“I’m all for economic development … but this agreement has so many loopholes in it that you can strain spaghetti through it,” said Senate Energy, Industry and Mining Committee Chairman Randy Smith, R-Tucker. “I have a problem with not only using taxpayer money – the people who got us where we are today – but the severance tax from gas and coal that’s the biggest part of our budget … and we’re just going to give it to people trying to shut them down.”

Form Energy wants to manufacture a proprietary iron-air battery designed to store energy created by the wind and solar power industry. While the technology is not new, Form’s iron-air batteries have iron pellets that rust, creating oxygen that then reverts the rust back to iron, allowing the batteries to charge and discharge. Form’s proprietary system can store electricity for 100 hours, allowing wind and solar to become more reliable.

Form is putting $350 million upfront to get the project started. That state has already provided $75 million of the $300 million it has committed. The state will retain ownership of the land and buildings as a backstop to guarantee the state’s investment, while Form Energy meets certain project requirements. The state will provide another $110 million to Form Energy once the project is complete.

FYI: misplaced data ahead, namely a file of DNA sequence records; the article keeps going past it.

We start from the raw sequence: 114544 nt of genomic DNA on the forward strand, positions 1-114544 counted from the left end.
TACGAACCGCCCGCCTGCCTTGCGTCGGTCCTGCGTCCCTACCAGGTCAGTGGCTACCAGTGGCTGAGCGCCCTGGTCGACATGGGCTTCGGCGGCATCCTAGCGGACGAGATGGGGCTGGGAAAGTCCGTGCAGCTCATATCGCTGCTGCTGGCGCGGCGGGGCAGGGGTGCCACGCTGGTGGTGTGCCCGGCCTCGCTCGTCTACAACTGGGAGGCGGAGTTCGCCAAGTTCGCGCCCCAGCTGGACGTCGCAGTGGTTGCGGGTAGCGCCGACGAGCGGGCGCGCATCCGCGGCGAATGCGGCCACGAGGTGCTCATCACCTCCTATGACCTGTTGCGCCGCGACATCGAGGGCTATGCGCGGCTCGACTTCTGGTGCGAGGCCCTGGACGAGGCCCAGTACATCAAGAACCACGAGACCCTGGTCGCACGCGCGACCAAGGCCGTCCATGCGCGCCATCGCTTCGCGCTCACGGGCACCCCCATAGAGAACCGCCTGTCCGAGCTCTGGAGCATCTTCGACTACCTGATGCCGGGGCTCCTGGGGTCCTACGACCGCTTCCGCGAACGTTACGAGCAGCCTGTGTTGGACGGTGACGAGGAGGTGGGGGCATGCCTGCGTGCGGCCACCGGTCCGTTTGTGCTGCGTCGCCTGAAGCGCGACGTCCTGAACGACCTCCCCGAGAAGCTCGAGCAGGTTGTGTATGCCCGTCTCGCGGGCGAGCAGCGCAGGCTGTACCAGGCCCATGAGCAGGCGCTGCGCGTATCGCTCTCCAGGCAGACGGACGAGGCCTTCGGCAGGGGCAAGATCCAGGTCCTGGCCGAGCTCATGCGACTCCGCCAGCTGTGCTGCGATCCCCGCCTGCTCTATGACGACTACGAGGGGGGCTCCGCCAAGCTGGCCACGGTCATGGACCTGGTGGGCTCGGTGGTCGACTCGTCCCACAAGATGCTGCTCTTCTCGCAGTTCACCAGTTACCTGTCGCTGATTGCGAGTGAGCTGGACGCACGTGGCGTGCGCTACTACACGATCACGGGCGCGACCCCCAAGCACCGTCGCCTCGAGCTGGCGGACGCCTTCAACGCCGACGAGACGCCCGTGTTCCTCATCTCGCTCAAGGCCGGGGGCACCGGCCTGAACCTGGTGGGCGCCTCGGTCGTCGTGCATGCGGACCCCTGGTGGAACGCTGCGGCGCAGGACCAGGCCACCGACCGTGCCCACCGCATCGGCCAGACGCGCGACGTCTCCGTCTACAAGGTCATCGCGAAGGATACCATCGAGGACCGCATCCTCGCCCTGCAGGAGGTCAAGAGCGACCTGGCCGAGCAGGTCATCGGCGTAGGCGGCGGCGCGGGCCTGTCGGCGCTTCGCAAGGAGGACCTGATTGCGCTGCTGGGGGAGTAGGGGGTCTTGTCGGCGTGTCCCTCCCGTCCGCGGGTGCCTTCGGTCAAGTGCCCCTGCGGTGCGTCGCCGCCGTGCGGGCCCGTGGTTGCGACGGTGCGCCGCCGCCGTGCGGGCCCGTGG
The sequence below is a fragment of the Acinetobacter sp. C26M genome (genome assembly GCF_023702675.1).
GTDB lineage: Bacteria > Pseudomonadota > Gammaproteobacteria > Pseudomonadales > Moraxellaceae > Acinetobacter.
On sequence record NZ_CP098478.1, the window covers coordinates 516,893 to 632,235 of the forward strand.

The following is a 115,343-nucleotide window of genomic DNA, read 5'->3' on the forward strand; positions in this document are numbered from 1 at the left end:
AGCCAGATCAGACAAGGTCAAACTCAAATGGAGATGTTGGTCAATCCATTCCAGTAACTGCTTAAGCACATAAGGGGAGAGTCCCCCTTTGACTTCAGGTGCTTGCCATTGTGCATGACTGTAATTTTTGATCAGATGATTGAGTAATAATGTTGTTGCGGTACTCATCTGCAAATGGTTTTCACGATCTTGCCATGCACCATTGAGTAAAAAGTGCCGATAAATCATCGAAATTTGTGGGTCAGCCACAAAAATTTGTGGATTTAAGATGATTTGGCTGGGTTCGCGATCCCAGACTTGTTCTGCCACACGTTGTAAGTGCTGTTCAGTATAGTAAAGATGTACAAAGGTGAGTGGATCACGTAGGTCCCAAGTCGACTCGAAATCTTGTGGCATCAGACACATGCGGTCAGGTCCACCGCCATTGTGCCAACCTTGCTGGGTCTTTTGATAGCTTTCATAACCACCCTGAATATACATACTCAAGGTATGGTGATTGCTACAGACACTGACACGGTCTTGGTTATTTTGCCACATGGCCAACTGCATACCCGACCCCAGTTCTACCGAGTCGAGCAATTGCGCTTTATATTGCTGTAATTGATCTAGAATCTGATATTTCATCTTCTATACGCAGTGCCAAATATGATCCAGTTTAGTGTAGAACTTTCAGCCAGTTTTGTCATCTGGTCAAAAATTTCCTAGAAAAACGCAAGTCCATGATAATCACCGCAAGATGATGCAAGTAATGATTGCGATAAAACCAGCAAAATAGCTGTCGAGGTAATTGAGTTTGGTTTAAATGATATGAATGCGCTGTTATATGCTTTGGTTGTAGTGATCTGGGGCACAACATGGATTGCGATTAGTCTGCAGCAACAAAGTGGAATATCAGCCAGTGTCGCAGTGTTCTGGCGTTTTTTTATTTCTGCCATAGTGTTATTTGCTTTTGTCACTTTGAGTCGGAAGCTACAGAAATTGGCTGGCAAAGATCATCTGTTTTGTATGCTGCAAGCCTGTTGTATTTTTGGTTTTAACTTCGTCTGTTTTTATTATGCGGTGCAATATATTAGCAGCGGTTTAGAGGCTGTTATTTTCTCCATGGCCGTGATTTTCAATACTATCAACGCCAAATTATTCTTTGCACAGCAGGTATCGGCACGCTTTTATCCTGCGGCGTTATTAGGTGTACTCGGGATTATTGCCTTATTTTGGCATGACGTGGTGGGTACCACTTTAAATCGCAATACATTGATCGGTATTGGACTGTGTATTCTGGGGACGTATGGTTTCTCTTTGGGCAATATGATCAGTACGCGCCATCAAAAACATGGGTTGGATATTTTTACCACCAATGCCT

“We have security, we have collateral. We’re not giving them money. We’re not giving them a nickel. We’re not an investor in Form Energy,” Weld said. “We’re going to own the land and the buildings where they make these batteries. If they go belly-up, we own that land; we own that building. Now we can sell it to another manufacturer.”

Justice is expected to sign the bill, having announced the Form Energy project in December with company officials and lawmakers.

“There are some states in this country that try to rely on solar and wind to produce all of their energy,” Weld said. “How great would it be if the state of California was cloudy for a couple of days … how great would it be that in order to power their state they have to rely upon a battery that says ‘Made in West Virginia?’”